Battery life

This was where we were pleasantly surprised. Vonage had hinted back in January that the F1000 would only have about three hours of talk time, but in our tests we were able to get almost six hours of talk time before the battery completely died on us. Part of that may have had to do with the phone’s proximity to our wireless access point during the bulk of those hours, but regardless, the F1000 kept on going far longer than we expected.



Conclusion

So what’s the verdict? Obviously we’re not in love with the F1000, but for a first-generation product (which, even though there are other WiFi phones, this essentially is) we’re actually not displeased. Yes, the voice quality varied and it wasn’t always a snap to get connected, but we were able to successfully make and receive phone calls both here at Engadget HQ and while we were out and about in Manhattan, which is exactly what we wanted it to do.

It’s important to keep in mind is that the F1000 isn’t meant to replace your cellphone, and Vonage doesn’t even come close to suggesting that anyone would want to carry around one of these instead of their regular cellphone. And while it’s true that the average person probably won’t see the point in owning a WiFi phone, anyone who travels a considerable amount, especially overseas, is probably going to want some sort of Voice over WiFi capability, whether it comes in the form of standalone handset like the F1000 or integrated into a regular smartphone or PDA phone. The prospect of being able to be make incredibly cheap phone calls from a hotspot anywhere in the world is pretty tantalizing (that’s a word we hardly ever use around here), and we really wish we’d been able to schedule a trip out of the country to really test this thing out. We’re supposed to send the F1000 back to Vonage next week, but we’ll try and see if we can borrow it again next time we’re out of town for a followup.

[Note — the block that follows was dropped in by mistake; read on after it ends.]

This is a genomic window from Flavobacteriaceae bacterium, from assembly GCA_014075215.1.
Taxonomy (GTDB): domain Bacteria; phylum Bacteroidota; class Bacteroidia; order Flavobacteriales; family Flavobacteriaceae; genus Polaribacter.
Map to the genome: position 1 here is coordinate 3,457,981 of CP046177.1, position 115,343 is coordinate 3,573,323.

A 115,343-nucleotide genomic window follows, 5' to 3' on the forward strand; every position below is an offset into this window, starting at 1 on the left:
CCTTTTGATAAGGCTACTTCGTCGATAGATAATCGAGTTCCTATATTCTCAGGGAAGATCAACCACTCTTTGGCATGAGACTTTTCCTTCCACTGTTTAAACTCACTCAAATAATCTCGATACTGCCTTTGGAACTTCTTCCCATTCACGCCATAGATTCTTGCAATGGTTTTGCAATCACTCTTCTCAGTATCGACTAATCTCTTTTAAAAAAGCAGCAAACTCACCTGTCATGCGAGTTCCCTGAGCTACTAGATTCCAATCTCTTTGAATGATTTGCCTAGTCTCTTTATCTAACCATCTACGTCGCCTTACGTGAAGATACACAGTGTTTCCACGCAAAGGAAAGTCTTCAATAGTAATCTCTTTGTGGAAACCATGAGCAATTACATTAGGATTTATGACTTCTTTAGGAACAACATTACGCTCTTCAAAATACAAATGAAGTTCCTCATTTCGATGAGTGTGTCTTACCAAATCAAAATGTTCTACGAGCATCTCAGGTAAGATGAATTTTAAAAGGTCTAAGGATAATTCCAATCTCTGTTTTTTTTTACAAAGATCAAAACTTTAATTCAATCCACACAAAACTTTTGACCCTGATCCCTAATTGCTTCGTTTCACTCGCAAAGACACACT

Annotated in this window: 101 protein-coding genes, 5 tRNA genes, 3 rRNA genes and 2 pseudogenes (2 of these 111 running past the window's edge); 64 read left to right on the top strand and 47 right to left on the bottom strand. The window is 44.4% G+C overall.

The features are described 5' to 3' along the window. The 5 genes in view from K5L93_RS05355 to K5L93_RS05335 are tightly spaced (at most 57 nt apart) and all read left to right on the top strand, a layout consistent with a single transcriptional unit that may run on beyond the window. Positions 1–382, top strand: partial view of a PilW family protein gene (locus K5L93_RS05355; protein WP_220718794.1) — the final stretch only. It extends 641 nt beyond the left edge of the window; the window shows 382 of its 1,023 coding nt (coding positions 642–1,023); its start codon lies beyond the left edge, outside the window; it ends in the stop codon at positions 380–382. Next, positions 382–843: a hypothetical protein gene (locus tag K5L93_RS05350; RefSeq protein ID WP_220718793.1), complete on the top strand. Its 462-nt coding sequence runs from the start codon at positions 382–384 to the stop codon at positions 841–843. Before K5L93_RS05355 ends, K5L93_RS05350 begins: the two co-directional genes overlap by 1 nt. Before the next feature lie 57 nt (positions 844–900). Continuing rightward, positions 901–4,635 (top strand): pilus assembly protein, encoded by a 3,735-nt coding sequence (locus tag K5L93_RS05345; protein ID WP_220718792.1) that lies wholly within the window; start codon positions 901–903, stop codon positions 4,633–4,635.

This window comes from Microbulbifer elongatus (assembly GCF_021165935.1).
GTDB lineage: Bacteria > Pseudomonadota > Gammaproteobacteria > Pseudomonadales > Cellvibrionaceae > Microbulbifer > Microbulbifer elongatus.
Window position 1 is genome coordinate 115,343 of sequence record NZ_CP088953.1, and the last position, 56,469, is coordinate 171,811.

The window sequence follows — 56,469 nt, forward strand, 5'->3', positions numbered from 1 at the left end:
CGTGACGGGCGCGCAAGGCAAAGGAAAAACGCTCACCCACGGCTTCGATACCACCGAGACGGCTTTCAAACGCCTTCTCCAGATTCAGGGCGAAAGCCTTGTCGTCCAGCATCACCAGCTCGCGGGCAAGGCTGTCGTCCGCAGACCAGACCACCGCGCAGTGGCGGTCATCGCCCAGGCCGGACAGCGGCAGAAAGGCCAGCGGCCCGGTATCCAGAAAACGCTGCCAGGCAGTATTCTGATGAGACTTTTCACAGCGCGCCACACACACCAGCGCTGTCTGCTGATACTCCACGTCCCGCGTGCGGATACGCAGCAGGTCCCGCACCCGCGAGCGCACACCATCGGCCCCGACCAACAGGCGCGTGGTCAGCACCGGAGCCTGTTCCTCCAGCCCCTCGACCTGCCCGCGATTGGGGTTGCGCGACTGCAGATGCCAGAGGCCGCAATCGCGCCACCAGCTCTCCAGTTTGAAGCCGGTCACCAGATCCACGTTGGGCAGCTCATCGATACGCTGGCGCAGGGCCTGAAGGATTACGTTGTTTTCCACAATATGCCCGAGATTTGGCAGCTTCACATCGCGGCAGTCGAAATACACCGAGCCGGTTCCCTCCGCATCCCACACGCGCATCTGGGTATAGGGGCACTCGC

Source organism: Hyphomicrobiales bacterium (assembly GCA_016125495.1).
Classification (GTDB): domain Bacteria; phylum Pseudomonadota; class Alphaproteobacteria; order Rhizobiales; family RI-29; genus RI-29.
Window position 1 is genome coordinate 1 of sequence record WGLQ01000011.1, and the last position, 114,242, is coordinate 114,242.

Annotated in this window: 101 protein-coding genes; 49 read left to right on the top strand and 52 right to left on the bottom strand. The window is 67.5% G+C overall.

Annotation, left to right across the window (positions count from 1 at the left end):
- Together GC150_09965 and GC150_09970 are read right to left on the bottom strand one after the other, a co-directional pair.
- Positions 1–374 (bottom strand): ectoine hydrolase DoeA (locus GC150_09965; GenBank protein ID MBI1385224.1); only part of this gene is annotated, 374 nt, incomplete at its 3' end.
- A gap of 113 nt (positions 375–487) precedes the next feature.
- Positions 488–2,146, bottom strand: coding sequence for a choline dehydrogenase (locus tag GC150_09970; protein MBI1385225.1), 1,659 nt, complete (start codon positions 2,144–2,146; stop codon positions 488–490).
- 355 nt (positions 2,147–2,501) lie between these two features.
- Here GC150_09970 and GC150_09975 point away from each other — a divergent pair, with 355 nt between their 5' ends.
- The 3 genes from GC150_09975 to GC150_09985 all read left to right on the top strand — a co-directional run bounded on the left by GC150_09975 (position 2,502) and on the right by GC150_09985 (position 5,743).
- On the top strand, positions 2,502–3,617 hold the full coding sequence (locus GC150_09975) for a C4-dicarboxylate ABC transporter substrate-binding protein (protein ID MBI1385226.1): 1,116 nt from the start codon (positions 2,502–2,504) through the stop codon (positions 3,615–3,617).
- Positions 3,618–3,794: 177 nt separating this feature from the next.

Like we said earlier, technically the F1000 is still in beta, but unless Vonage can improve the voice quality and make the user experience a bit less frustrating, they’re going to have trouble getting anyone but the most hardcore business travelers and globetrotters to buy this thing.






 
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1Unlimited calling and other services for all residential plans are based on normal residential, personal, non-commercial use. A combination of factors is used to determine abnormal use, including but not limited to: the number of unique numbers called, calls forwarded, minutes used and other factors. Subject to our Reasonable Use Policy and Terms of Service.

2Shipping and activation fees waived with 1-year agreement. An Early Termination Fee (with periodic pro-rated reductions) applies if service is terminated before the end of the first 12 months. Additional restrictions may apply. See Terms of Service for details.

HIGH SPEED INTERNET REQUIRED. †VALID FOR NEW LINES ONLY. RATES EXCLUDE INTERNET SERVICE, SURCHARGES, FEES AND TAXES. DEVICE MAY BE REFURBISHED. If you subscribe to plans with monthly minutes allotments, all call minutes placed from both from your home and registered ExtensionsTM phones will count toward your monthly minutes allotment. ExtensionsTM calls made from mobiles use airtime and may incur surcharges, depending on your mobile plan. Alarms, TTY and other systems may not be compatible. Vonage 911 service operates differently than traditional 911. See www.vonage.com/911 for details.